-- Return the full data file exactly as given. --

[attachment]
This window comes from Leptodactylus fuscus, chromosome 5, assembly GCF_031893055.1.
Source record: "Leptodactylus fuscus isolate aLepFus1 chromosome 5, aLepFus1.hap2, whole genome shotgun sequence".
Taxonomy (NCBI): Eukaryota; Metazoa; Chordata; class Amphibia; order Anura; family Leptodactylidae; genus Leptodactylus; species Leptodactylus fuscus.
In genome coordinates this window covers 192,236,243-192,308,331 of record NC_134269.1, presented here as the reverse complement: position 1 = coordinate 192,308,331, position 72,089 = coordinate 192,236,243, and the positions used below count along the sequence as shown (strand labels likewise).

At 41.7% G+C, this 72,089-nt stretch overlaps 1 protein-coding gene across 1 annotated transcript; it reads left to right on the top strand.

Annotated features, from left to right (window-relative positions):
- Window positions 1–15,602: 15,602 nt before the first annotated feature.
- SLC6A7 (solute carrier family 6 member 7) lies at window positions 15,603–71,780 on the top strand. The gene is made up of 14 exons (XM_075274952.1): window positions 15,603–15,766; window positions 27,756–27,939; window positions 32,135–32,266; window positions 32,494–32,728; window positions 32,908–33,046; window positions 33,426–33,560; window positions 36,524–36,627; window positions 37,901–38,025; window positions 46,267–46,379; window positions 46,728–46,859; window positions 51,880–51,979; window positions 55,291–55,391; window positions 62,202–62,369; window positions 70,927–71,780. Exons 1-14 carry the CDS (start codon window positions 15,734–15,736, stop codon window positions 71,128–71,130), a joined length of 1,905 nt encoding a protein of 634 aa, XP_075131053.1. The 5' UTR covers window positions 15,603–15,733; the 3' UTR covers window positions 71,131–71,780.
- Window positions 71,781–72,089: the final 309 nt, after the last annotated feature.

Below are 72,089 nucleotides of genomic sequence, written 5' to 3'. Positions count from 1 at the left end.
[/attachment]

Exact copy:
This window comes from Leptodactylus fuscus, chromosome 5, assembly GCF_031893055.1.
Source record: "Leptodactylus fuscus isolate aLepFus1 chromosome 5, aLepFus1.hap2, whole genome shotgun sequence".
Taxonomy (NCBI): Eukaryota; Metazoa; Chordata; class Amphibia; order Anura; family Leptodactylidae; genus Leptodactylus; species Leptodactylus fuscus.
In genome coordinates this window covers 192,236,243-192,308,331 of record NC_134269.1, presented here as the reverse complement: position 1 = coordinate 192,308,331, position 72,089 = coordinate 192,236,243, and the positions used below count along the sequence as shown (strand labels likewise).

At 41.7% G+C, this 72,089-nt stretch overlaps 1 protein-coding gene across 1 annotated transcript; it reads left to right on the top strand.

Annotated features, from left to right (window-relative positions):
- Window positions 1–15,602: 15,602 nt before the first annotated feature.
- SLC6A7 (solute carrier family 6 member 7) lies at window positions 15,603–71,780 on the top strand. The gene is made up of 14 exons (XM_075274952.1): window positions 15,603–15,766; window positions 27,756–27,939; window positions 32,135–32,266; window positions 32,494–32,728; window positions 32,908–33,046; window positions 33,426–33,560; window positions 36,524–36,627; window positions 37,901–38,025; window positions 46,267–46,379; window positions 46,728–46,859; window positions 51,880–51,979; window positions 55,291–55,391; window positions 62,202–62,369; window positions 70,927–71,780. Exons 1-14 carry the CDS (start codon window positions 15,734–15,736, stop codon window positions 71,128–71,130), a joined length of 1,905 nt encoding a protein of 634 aa, XP_075131053.1. The 5' UTR covers window positions 15,603–15,733; the 3' UTR covers window positions 71,131–71,780.
- Window positions 71,781–72,089: the final 309 nt, after the last annotated feature.

Below are 72,089 nucleotides of genomic sequence, written 5' to 3'. Positions count from 1 at the left end.